The nanomechanics revolution in medicine
From antibiotic development to inflammation markers, nanomechanics are bending and shaping the future of the bio-industry. Nanotechnology is still uppermost in the imagination of much of the industry, often seen as something of a Sci-Fi concept. But it is a reality, and it is being used in labs across the world today. Dr Mike Fisher of Bio Nano Consulting describes how it is already producing some remarkable results and innovations.
10 June 2011
A growing problem
Within all areas of medical science, there is a constant need for new techniques, drugs, and ideas. One crucially urgent area is that of anti-bacterial drugs. The current international portfolio of antibiotics is becoming increasingly redundant as healthcare acquired infections (HAI) are on the up, and an increasing proportion of these are with Multi-Drug Resistant (MDR) bacterial strains, which are resistant to normal antibiotics.
For instance, MRSA (methicillin-resistant Staphylococcus aureus) infection rates almost doubled in the five years from 2000 to 2005 in the USA (1). Another resistant strain proving problematic is Vancomycin-resistant Enterococcus (VRE). Because these MDR strains only differ slightly (often by a single mutation) from the common forms of the bacteria, it is feared that with the current rates of antibiotic consumption by both humans and animals, more MDR strains could develop.
However, a novel technique exploiting nanotechnology used in the micro-electronics industry presents the opportunity to speed up the discovery process for antibiotics and other pharmaceutical products, as well as many other diagnostic and therapeutic processes.
The nanotechnology in question uses microcantilevers, and their bending properties to evaluate the binding interactions between small molecules such as drugs or DNA. Microcantilevers are thin (<10µm) strips of silicon (0.5mm long and 0.1mm wide) which can detect the binding of molecules, target analytes, to ligands attached to the cantilever (2).
Each cantilever is ‘functionalised’ with particular surface coatings: these comprise of a primary layer (a self-assembled monolayer, SAM) and ligands that bind to specific target analytes. The ligand is immobilised on one side of the cantilever and the relevant target analyte is added to the system in solution. Binding interactions of the ligand and target analytes results in bending of the cantilever.
These highly sensitive biosensors detect minute changes in surface stress as the drug binds specifically to the ligands tethered on the cantilever (see Figure 1 below). They can also be operated in a dynamic mode, when the added mass of bacteria or other biological substances can be detected.
The full details of how the binding events lead to the compression forces that bend the cantilevers is currently the subject of much debate and interest. In order to exploit the full potential of microcantilevers, it is essential that we have a fundamental understanding of the origins of the surface stress.
One idea is based on the repulsive and attractive forces between positively and negatively charged groups on the molecules that are bound to the functionalised cantilever (3). This raises questions about the effect of the pH of the solution on the results.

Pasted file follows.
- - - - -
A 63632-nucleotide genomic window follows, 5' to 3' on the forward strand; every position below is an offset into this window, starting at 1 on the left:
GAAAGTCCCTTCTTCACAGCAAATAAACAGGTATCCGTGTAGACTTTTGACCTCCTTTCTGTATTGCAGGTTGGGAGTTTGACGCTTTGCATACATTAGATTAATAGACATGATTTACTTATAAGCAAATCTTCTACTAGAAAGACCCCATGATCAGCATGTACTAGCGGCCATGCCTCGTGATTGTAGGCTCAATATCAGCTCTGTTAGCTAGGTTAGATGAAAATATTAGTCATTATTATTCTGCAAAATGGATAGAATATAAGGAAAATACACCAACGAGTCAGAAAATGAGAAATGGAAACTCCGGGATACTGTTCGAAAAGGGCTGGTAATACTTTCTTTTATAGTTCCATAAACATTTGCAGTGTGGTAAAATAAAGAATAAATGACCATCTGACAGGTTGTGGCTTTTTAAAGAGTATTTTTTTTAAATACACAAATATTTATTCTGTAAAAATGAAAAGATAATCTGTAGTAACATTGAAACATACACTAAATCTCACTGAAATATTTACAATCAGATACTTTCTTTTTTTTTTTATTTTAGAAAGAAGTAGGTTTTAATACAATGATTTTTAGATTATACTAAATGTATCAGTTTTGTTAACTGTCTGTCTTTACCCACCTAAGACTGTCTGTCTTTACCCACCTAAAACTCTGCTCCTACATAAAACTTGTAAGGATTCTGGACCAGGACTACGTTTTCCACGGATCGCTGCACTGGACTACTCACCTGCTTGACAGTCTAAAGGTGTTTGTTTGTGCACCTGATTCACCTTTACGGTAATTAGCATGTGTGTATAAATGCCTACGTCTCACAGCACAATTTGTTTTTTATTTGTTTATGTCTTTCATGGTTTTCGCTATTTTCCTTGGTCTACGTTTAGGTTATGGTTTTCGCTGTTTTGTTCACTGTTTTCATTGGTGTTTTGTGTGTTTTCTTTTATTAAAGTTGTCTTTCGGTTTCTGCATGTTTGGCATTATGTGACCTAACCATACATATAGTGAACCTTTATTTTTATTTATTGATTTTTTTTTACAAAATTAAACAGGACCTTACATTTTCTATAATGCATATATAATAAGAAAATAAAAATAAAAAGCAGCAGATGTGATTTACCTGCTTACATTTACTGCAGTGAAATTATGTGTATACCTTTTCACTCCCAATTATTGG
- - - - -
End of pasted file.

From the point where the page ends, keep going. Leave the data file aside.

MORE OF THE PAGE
Observations suggest stress transduction is a collective phenomenon, since cantilever loading affects the results. Using the Vancomycin study (4) when the faction of the surface covered with ligand, p, is between 0 – 0.1 no nanomechanical signal is detected. The nanomechanical signal increased in an almost linear way between p=0.1 and p=1.
Further evidence that a critical number of binding events are needed comes from the identification of critical percolation thresholds in the system. In the Vancomycin case study, a percolation value of less than 0.075 did not generate detectable bending.
Important characteristics of the nanomechanical cantilevers are the reproducibility, sensitivity and clinical relevance of the results. For the Vancomycin study, reproducibility was high, both within arrays and between arrays. The Vancomycin study also demonstrates that the system is sensitive down to clinically relevant concentrations (3-27µM in this case).
This technology has an obvious application in the race to design a new generation of antibiotics. As described above, VRE is a serious problem; attaching the target molecule of this antibiotic to the cantilevers allows the binding of an antibiotic to the target enzyme molecule to be detected. This means the binding properties of new drugs can be quantified.
A possible development on this could involve using bacteria sources from the patient and infection in question to coat the cantilevers, to see if antibiotic resistance is present. This would help doctors decide which drug to use and save valuable time by not administering ineffective drugs to patients.
These microcantilevers have been used in many other research situations, with fascinating results.
Microcantilevers have been used to detect IFM-induced 1-8U gene expression, implicated in the development of melanomas (since it is involved in the transduction anti-proliferative signals). Complementary single strand DNA was attached to the SAM on the cantilever and RNA from the 1-8U gene expression was in the solution (5). Other RNA was included in the solution to measure the resolution of the system: down to 4 bases pairs of RNA was achieved.